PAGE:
After six o’clock that evening, my brother and his wife went out on their bike to attend our Parish Convention. By about eight o’ clock, it suddenly struck me that the atmosphere was disquietingly quiet. Usually, when Makku missed people, he produced strange noises to declare his uneasiness of being left alone. So, whenever I happened to be the only person around (and that was quite often) I used to go out at intervals to reassure Makku that I was available and he had no reason to be upset, although the truth was just the other way round. I thought it was strange that Makku remained utterly silent for such a long period. Besides, it was quite dark all around.
So, I went out into the courtyard and called out his name. I waited. Usually, it took only seconds for him to come cannonballing along. I used to pat him on his head, speak a few reassuring words, and go back to whatever I had been doing. But that night, there was no Makku. I called many more times to no avail. I went to the gate and rattled it. Yet, there was no Makku. I felt a bit uneasy about his absence. But I still had no apprehensions of any danger. I believed that he was busy digging up something in the patch of land at the far end of our property, where he used to spend the best part of his working hours. It was dark and dreadfully quiet there. so, I discarded the idea of going there all alone to investigate.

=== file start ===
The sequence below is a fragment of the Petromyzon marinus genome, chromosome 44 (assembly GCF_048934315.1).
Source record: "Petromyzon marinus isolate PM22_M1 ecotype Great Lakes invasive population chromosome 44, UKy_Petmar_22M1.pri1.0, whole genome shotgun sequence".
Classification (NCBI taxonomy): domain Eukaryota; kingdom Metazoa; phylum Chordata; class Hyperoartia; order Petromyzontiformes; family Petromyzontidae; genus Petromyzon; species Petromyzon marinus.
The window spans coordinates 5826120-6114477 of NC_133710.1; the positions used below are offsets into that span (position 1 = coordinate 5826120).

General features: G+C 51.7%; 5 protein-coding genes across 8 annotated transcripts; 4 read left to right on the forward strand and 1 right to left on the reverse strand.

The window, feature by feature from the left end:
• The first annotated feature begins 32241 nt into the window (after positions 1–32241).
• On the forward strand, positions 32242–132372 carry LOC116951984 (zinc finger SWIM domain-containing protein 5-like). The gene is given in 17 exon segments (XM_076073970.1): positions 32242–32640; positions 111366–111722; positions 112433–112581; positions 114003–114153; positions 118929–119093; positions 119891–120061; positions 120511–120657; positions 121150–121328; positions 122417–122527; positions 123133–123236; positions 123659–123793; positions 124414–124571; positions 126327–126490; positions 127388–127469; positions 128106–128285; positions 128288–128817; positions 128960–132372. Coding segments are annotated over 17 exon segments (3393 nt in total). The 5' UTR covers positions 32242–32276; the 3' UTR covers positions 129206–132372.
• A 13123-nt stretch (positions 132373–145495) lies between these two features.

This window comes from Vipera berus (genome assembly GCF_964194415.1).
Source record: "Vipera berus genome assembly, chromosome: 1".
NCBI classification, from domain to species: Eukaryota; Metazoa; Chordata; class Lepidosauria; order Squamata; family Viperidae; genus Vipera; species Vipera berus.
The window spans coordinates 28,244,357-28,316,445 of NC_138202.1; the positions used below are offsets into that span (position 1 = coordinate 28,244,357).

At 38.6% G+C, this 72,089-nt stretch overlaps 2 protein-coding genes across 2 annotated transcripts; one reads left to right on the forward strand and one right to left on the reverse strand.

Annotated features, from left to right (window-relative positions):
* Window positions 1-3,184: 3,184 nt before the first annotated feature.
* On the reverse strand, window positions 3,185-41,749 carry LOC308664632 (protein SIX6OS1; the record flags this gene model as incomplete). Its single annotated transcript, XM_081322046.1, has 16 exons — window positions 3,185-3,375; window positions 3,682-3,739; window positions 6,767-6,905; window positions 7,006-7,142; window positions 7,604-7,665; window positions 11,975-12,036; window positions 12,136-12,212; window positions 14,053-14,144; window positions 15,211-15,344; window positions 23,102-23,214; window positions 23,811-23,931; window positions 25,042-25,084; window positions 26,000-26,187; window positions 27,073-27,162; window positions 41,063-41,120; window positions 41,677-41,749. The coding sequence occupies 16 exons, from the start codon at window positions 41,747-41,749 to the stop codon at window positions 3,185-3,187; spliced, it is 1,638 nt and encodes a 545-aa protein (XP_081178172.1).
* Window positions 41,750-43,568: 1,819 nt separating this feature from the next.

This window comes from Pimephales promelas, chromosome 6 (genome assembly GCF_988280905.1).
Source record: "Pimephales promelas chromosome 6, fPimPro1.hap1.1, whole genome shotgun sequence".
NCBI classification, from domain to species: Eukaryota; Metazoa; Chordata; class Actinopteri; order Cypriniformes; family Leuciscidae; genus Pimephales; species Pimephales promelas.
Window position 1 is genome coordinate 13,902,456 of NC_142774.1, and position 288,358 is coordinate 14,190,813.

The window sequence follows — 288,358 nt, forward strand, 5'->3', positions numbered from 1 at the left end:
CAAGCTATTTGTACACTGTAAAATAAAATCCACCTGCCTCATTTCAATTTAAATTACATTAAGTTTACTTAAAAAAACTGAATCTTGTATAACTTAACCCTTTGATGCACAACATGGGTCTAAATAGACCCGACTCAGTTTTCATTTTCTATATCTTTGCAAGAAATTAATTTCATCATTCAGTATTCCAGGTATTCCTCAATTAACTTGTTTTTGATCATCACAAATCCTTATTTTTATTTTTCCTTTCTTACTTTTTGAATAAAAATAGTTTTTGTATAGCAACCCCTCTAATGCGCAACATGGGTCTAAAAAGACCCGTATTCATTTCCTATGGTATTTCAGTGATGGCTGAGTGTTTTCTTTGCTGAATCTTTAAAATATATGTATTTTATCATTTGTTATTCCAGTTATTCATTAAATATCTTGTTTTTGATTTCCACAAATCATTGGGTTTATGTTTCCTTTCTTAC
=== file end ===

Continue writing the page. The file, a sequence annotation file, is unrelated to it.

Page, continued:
After nine o’clock that night, my brother returned. Every night we locked up Makku in his shelter. Usually, it was the last task I performed before going to bed. Even when someone else kennelled him, I used to pay him a night visit and speak a few words to him. I knew that when I walked back, his eyes followed me until I went out of his sight. But, as I was alone that night, I told my brother to kennel him.
While I was securing the doors and windows, I felt a nagging feeling of dread somewhere deep inside my heart. I had not seen Makku after he walked off after his lunch. So I listened for the sounds of my brother closing the iron gate of his shelter. When I did not hear it, I called him over phone and reminded him of it. A few moments later, I heard my brother calling out, ‘Makku…Makku…’. I waited for the clanging noise of the kennel gate. But it was silence all around until it was broken by my brother banging on the windowpane …
Makku was the darling of everyone in the family and neighbourhood. Friends and relatives visiting us would call us after they went back to inquire about Makku. The heart-breaking image of Makku lying on his side with his hands placed together just would not go away. That was exactly the way he usually slept. The difference was that he had a habit of keeping his head raised on the ledge of his cage. Also, he was not going to wake up this time.
It was well past eleven. I suddenly remembered that I had not called back my son. He lives in the IIT campus and goes to bed rather late. Incidentally, he too was alone since his wife is a PG Medical student elsewhere. I wiped my tears, picked up the phone and called him. He is a cool guy. I have hardly ever seen him getting emotional. In fact, I sometimes taunt him saying that his constant association with lifeless electronics has made him as cold and computational as an automaton. I told him what happened. I was still sobbing.